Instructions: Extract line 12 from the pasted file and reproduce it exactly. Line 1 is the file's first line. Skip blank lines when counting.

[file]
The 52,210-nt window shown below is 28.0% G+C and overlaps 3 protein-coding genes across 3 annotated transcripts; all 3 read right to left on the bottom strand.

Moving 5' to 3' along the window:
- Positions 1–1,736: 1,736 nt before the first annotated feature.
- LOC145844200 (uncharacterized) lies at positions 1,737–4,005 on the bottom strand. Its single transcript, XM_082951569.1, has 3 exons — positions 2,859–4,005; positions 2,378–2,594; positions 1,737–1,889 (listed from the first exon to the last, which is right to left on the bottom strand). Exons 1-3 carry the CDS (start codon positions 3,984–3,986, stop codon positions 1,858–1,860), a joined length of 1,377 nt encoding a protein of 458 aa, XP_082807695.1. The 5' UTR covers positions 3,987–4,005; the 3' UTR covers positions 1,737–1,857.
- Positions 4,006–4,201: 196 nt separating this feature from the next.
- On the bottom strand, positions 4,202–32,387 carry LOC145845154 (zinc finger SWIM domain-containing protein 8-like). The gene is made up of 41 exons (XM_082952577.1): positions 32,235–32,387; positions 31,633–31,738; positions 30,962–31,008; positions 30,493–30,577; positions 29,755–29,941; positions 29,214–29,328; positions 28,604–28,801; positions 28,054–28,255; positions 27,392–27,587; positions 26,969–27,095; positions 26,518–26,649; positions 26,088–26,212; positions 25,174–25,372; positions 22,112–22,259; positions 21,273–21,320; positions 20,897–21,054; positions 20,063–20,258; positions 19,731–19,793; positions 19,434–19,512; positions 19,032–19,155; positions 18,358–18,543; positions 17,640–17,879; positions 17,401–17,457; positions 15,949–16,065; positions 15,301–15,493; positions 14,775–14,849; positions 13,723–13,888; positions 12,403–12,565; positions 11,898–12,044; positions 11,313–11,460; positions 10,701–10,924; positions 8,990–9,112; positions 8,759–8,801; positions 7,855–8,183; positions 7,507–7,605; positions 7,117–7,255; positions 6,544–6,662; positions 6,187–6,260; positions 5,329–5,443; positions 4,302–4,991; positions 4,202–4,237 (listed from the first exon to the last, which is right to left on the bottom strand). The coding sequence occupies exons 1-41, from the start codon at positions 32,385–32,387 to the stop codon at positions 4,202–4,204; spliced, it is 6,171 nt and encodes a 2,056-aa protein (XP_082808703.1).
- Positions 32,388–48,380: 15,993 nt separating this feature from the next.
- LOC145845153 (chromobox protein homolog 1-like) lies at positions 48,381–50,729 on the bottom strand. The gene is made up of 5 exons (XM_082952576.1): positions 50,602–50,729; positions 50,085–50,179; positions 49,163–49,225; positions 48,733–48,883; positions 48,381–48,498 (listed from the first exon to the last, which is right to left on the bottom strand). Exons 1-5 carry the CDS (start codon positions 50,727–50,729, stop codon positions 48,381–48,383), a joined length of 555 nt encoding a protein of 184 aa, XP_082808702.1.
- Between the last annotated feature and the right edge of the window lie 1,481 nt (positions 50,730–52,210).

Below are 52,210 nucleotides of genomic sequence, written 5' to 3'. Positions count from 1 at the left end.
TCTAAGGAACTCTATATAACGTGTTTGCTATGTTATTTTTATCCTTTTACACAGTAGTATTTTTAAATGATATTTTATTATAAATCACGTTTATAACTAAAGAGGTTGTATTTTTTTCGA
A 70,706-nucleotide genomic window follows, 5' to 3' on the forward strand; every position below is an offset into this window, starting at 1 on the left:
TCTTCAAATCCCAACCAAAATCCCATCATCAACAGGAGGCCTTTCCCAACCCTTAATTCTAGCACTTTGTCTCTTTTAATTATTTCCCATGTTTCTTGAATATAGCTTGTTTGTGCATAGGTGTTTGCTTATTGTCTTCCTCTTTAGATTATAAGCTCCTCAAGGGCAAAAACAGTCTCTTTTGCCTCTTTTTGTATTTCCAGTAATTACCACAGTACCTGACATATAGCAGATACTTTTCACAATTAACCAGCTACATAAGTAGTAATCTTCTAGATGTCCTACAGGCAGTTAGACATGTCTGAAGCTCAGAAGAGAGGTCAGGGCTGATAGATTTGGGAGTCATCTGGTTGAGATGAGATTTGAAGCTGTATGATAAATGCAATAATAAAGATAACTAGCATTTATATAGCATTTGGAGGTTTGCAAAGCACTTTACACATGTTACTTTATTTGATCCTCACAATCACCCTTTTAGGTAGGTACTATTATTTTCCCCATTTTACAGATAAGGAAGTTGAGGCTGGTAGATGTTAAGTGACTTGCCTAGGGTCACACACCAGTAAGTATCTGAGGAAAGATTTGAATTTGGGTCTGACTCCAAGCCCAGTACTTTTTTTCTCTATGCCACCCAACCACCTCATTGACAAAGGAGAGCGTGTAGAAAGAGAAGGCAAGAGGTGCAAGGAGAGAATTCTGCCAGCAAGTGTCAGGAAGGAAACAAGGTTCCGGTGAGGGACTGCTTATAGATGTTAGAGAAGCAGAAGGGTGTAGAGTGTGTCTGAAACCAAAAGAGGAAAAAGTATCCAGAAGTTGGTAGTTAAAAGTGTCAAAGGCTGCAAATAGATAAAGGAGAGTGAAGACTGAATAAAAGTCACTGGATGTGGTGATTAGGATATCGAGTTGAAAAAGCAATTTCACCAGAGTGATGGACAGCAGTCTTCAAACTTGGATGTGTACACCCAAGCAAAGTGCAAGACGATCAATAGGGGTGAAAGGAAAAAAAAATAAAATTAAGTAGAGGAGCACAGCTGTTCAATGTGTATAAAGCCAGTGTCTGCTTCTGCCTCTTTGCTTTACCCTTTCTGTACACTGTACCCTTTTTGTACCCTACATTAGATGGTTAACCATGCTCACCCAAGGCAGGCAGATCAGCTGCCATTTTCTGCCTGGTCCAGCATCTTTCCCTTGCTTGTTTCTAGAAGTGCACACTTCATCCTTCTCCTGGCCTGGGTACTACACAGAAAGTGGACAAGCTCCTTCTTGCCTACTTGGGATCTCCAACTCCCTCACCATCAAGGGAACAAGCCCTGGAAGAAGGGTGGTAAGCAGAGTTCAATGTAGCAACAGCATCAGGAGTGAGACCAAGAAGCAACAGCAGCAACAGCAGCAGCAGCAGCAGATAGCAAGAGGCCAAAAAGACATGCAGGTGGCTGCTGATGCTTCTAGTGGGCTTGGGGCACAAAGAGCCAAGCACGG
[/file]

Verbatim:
A 70,706-nucleotide genomic window follows, 5' to 3' on the forward strand; every position below is an offset into this window, starting at 1 on the left: